In Deut. 30:11-20, Moses sets before the people a critical choice that will determine the destiny and direction of their history, just as they are about to cross into the promised land. He lays before them the consequences of life and death, blessings and curses, depending on whether they choose to obey God or refuse. The choice that the people make is not something light or trivial, nor is it beyond their abilities: "Now what I am commanding you today is not too difficult for you or beyond your reach … No, the word is very near you; it is in your mouth and in your heart that you may obey it" (Deut. 30:11,14). The truth about God and what He had commanded them was not beyond their ability to believe and obey, but within them, since God had created them free creatures with the capacity to respond either in obedience or disobedience. Otherwise, the command to choose life in verse 19 would be meaningless and cruel if it were beyond their capacity as human beings.
But choice is something we do have, since we are made to be the images of God in His cosmic temple of creation. How can we adequately reflect the moral character of God without the freedom to choose between good and evil? Our freedom, as opposed to God’s, may be very limited in scope, but it is real. This measure of freedom is essential to our personhood: it is what makes us persons. Let us first look at what a choice is. A choice always involves two or more contrasting alternatives. We must first perceive a distinction between two or more options before we can choose. For example, a person who is completely color-blind cannot choose one color over another because she cannot perceive the difference between them. Such a choice would be meaningless for her. Choice involves recognizable alternatives. This is the fundamental law of opposites: we can only know something by comparing and contrasting it with something else. We can only know hot because we know cold. We can know one state of emotion like anger because we have other emotions with which to contrast it. This is true of choices as well. We can only perceive an option because there is some alternative to it.
Secondly, for a choice to be real, both alternatives must be available and realistic possibilities for the person choosing, that is, the alternatives must fall within the person’s ability to accomplish. We cannot tell a crippled person to choose between running or walking to the park, because, although the cripple can perceive the difference between walking and running, he cannot accomplish either due to his physical limitations. That choice doesn’t exist for the cripple.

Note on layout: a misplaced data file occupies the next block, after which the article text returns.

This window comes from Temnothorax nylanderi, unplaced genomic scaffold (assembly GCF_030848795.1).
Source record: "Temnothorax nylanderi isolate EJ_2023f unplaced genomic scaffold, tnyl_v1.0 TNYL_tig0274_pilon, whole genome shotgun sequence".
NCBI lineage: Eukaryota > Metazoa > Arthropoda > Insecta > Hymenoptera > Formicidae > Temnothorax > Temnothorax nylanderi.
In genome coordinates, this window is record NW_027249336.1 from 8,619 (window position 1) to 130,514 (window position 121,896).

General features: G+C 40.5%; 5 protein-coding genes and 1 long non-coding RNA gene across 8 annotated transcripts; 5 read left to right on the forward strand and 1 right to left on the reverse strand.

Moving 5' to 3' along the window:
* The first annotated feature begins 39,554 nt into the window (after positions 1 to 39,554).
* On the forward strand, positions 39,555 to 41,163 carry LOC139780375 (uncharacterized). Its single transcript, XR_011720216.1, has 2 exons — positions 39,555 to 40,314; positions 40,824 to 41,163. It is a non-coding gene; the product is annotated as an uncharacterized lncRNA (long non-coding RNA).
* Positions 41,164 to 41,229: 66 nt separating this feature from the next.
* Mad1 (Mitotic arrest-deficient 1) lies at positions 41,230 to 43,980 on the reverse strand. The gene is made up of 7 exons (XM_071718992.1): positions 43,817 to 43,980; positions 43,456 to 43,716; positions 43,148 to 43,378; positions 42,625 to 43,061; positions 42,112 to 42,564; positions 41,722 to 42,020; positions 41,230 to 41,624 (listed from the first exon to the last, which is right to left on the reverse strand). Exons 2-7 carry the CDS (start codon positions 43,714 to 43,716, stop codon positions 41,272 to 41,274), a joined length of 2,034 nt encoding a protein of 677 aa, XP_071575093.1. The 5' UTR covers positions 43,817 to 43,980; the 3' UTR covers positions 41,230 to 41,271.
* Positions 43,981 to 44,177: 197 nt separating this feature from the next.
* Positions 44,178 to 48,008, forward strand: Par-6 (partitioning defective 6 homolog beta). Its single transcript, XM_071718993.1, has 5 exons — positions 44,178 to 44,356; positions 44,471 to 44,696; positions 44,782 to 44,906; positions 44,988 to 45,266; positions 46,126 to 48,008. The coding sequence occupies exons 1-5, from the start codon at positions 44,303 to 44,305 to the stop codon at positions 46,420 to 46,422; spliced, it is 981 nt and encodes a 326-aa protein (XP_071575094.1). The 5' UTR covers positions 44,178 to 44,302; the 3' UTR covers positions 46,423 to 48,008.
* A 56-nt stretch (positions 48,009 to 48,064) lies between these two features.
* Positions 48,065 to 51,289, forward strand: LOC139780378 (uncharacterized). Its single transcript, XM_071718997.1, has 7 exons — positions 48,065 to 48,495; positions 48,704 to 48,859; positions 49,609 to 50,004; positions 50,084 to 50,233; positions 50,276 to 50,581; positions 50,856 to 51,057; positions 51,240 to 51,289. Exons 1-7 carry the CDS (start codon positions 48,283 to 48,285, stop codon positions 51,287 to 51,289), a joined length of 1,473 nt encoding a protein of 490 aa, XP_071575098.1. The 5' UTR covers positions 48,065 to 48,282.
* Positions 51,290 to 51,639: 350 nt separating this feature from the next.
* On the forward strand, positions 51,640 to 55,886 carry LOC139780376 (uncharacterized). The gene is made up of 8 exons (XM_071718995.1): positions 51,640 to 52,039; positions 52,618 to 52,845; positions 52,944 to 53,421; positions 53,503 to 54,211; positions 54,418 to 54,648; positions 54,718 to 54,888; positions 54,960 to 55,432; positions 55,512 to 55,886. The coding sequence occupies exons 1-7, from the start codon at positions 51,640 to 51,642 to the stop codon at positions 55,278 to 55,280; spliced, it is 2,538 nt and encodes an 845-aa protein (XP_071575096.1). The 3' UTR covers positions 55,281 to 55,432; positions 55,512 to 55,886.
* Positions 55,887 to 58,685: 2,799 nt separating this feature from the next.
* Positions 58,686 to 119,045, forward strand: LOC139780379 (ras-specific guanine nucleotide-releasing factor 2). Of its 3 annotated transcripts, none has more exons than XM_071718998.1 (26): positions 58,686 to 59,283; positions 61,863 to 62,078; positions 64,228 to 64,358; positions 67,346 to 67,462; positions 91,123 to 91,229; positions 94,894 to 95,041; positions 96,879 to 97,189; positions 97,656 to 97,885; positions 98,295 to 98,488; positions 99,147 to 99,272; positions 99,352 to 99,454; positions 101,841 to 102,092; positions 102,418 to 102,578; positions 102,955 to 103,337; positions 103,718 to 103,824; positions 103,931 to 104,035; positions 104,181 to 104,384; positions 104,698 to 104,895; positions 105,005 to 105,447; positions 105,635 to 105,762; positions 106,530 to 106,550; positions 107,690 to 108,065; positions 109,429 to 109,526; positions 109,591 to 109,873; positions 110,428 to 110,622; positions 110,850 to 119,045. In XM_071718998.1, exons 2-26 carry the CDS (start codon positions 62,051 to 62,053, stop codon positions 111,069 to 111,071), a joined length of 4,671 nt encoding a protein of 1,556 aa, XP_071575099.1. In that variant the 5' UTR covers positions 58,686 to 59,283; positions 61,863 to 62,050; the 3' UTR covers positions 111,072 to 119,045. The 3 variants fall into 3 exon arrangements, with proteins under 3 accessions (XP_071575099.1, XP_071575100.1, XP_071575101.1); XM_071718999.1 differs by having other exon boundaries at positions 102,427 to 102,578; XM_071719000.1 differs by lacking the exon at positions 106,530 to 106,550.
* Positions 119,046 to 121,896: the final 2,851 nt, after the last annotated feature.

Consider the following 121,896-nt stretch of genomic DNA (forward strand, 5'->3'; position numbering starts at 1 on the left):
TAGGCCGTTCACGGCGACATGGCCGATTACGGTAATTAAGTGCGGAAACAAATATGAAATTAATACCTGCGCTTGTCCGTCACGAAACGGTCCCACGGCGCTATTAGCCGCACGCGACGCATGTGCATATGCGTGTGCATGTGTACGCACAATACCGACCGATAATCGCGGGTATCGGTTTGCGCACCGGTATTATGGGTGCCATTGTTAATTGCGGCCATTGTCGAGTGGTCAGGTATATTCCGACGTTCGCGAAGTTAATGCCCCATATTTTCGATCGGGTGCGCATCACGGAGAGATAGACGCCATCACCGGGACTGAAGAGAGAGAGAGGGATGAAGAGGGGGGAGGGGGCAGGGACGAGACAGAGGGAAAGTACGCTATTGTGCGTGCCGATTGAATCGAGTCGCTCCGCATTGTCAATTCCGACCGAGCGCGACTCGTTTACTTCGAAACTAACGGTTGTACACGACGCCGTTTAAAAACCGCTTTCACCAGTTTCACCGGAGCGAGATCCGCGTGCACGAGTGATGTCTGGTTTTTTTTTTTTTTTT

Choice Must Be Real, Free, and Significant
Moreover, a choice cannot be coerced in any manner if the choice is to be real, free, and significant. It cannot be coerced externally by other persons; as when political prisoners are forced to sign a false confession. Nor can the choice be compelled by internal desires, motivations, or "sinful human nature." In that case, the choice would be no more real than that of an animal driven by instinct. If human choice is predetermined by external force or some internal nature, then it is an illusion and does not exist. We are not born with a sinful human nature that determines the way we act, yet we are not independent selves who control our own actions. Rather we are vessels containing either God or Satan, expressing their natures, and the only free choice we have as creatures is which spirit we will express in our lives (see 2 Tim. 2:20-21).
So human beings have only one choice that is truly free. All other choices are determined by this one fundamental choice, and there is nothing more important than knowing precisely what this choice is. Satan would fog our minds to keep us from this knowledge, for in making the right choice we will render him powerless over us. This one fundamental choice is what makes us spiritual beings, persons with a moral awareness, distinct from mere animals driven by instinct. This choice is portrayed for us in the garden of Eden, where God places man in a situation where he will be tested and compelled to make a choice. Prior to God’s command not to eat of the tree of the knowledge of good and evil, Adam and Eve lacked any moral consciousness; they could experience the goodness of the Lord, but they could not know it, for they had never encountered any evil with which to contrast it. God gave the command and created the tree of knowledge precisely to bring humanity to the level of moral consciousness.
God also ordained for the serpent, Satan, to be in the garden, so that evil could be presented in a persuasive and powerful manner. If evil had not been presented in this manner, Adam and Eve would have been deprived of their choice, and therefore of their spirituality or personhood. Evil had to be presented persuasively because the goodness of God in providing for all human needs was so powerfully evident. Without an equal presentation of evil, the choice would have been meaningless and insignificant. For example, if you offer a child the choice between a bowl of ice cream and a bowl of spinach, it is obvious what the child would choose. The child does make a choice, but it is not a significant one. Choice is most truly free when the alternatives are almost equally matched. For this to happen in the garden, God had to withdraw His visible presence from Adam and Eve to permit Satan to work his deception.